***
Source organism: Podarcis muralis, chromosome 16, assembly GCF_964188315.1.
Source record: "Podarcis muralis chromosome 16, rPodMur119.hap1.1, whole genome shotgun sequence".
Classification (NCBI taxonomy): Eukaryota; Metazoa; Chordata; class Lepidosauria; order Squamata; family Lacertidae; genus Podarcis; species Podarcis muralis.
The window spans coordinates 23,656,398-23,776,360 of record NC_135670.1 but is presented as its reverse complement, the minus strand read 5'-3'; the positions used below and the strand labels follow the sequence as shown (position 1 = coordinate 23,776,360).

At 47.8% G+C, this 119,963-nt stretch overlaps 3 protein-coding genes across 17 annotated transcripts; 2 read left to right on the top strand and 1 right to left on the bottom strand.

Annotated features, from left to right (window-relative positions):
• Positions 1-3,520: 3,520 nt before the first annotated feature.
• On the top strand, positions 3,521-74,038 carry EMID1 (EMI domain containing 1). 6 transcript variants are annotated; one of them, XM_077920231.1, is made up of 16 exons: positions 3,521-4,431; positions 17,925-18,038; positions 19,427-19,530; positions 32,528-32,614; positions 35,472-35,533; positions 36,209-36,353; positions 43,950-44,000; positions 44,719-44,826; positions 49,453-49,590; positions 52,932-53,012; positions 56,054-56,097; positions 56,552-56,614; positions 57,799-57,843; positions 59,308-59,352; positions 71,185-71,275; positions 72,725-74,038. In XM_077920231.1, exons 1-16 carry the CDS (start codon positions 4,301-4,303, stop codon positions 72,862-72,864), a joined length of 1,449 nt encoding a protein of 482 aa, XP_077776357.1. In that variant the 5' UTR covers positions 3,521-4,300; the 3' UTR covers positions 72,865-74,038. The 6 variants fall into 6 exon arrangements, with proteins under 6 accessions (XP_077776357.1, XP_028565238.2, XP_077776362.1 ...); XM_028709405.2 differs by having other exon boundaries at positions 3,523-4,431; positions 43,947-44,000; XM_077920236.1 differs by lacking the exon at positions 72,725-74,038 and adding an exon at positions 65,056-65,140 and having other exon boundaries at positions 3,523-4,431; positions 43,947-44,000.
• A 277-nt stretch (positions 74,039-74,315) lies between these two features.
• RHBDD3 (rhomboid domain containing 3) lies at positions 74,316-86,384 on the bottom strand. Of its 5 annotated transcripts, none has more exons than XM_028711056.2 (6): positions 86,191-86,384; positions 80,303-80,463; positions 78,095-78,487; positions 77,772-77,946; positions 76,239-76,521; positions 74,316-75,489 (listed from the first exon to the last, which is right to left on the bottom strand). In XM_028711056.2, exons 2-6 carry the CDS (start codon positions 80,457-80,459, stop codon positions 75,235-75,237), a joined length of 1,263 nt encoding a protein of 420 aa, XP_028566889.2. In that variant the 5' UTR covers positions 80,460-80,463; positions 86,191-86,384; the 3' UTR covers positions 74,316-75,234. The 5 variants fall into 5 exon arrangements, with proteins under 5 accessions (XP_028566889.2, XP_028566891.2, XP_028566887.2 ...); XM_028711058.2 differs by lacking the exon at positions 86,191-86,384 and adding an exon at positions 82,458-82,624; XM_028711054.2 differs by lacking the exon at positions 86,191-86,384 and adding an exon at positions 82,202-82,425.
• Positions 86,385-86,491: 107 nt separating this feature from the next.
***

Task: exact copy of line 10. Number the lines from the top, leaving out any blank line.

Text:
• RHBDD3 (rhomboid domain containing 3) lies at positions 74,316-86,384 on the bottom strand. Of its 5 annotated transcripts, none has more exons than XM_028711056.2 (6): positions 86,191-86,384; positions 80,303-80,463; positions 78,095-78,487; positions 77,772-77,946; positions 76,239-76,521; positions 74,316-75,489 (listed from the first exon to the last, which is right to left on the bottom strand). In XM_028711056.2, exons 2-6 carry the CDS (start codon positions 80,457-80,459, stop codon positions 75,235-75,237), a joined length of 1,263 nt encoding a protein of 420 aa, XP_028566889.2. In that variant the 5' UTR covers positions 80,460-80,463; positions 86,191-86,384; the 3' UTR covers positions 74,316-75,234. The 5 variants fall into 5 exon arrangements, with proteins under 5 accessions (XP_028566889.2, XP_028566891.2, XP_028566887.2 ...); XM_028711058.2 differs by lacking the exon at positions 86,191-86,384 and adding an exon at positions 82,458-82,624; XM_028711054.2 differs by lacking the exon at positions 86,191-86,384 and adding an exon at positions 82,202-82,425.